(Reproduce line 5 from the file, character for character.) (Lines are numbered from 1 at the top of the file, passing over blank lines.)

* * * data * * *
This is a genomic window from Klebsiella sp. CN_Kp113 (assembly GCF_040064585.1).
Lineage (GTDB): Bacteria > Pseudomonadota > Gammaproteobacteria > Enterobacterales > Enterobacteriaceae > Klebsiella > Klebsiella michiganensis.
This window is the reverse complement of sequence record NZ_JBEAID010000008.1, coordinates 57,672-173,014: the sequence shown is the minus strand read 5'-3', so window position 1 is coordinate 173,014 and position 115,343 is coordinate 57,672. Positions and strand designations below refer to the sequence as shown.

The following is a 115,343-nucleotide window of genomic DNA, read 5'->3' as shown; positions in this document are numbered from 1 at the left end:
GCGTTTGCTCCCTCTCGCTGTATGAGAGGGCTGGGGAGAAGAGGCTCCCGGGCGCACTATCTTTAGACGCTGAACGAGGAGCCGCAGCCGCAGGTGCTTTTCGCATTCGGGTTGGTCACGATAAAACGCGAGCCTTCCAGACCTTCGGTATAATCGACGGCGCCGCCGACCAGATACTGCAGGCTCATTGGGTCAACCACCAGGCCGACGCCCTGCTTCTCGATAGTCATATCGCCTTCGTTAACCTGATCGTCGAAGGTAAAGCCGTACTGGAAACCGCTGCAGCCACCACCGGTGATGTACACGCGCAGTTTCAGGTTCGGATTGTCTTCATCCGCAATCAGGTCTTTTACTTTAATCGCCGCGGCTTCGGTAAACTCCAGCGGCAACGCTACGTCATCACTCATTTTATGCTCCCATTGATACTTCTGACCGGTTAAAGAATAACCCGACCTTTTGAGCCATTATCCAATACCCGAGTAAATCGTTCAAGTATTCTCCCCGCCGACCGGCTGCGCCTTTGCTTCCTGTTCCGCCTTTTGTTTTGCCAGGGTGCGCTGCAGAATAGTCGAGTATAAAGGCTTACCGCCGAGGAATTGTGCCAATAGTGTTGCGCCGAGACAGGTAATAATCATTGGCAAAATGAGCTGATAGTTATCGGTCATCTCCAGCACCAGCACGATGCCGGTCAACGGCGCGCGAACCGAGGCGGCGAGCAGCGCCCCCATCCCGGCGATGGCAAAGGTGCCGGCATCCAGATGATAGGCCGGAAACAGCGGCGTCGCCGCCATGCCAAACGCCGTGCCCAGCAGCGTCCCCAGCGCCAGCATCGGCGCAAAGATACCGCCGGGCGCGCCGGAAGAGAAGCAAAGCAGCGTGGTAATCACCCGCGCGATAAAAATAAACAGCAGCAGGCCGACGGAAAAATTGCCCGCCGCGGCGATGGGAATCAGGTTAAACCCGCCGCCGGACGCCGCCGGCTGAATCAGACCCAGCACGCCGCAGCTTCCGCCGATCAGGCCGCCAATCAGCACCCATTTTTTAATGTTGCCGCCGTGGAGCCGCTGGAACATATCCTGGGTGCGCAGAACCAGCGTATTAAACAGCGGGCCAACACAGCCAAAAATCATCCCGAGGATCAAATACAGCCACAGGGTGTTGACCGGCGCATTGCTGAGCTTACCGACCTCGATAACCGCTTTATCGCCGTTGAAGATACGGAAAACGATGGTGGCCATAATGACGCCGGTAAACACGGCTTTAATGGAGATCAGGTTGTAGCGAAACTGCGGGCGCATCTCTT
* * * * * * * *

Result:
GCGTTTGCTCCCTCTCGCTGTATGAGAGGGCTGGGGAGAAGAGGCTCCCGGGCGCACTATCTTTAGACGCTGAACGAGGAGCCGCAGCCGCAGGTGCTTTTCGCATTCGGGTTGGTCACGATAAAACGCGAGCCTTCCAGACCTTCGGTATAATCGACGGCGCCGCCGACCAGATACTGCAGGCTCATTGGGTCAACCACCAGGCCGACGCCCTGCTTCTCGATAGTCATATCGCCTTCGTTAACCTGATCGTCGAAGGTAAAGCCGTACTGGAAACCGCTGCAGCCACCACCGGTGATGTACACGCGCAGTTTCAGGTTCGGATTGTCTTCATCCGCAATCAGGTCTTTTACTTTAATCGCCGCGGCTTCGGTAAACTCCAGCGGCAACGCTACGTCATCACTCATTTTATGCTCCCATTGATACTTCTGACCGGTTAAAGAATAACCCGACCTTTTGAGCCATTATCCAATACCCGAGTAAATCGTTCAAGTATTCTCCCCGCCGACCGGCTGCGCCTTTGCTTCCTGTTCCGCCTTTTGTTTTGCCAGGGTGCGCTGCAGAATAGTCGAGTATAAAGGCTTACCGCCGAGGAATTGTGCCAATAGTGTTGCGCCGAGACAGGTAATAATCATTGGCAAAATGAGCTGATAGTTATCGGTCATCTCCAGCACCAGCACGATGCCGGTCAACGGCGCGCGAACCGAGGCGGCGAGCAGCGCCCCCATCCCGGCGATGGCAAAGGTGCCGGCATCCAGATGATAGGCCGGAAACAGCGGCGTCGCCGCCATGCCAAACGCCGTGCCCAGCAGCGTCCCCAGCGCCAGCATCGGCGCAAAGATACCGCCGGGCGCGCCGGAAGAGAAGCAAAGCAGCGTGGTAATCACCCGCGCGATAAAAATAAACAGCAGCAGGCCGACGGAAAAATTGCCCGCCGCGGCGATGGGAATCAGGTTAAACCCGCCGCCGGACGCCGCCGGCTGAATCAGACCCAGCACGCCGCAGCTTCCGCCGATCAGGCCGCCAATCAGCACCCATTTTTTAATGTTGCCGCCGTGGAGCCGCTGGAACATATCCTGGGTGCGCAGAACCAGCGTATTAAACAGCGGGCCAACACAGCCAAAAATCATCCCGAGGATCAAATACAGCCACAGGGTGTTGACCGGCGCATTGCTGAGCTTACCGACCTCGATAACCGCTTTATCGCCGTTGAAGATACGGAAAACGATGGTGGCCATAATGACGCCGGTAAACACGGCTTTAATGGAGATCAGGTTGTAGCGAAACTGCGGGCGCATCTCTT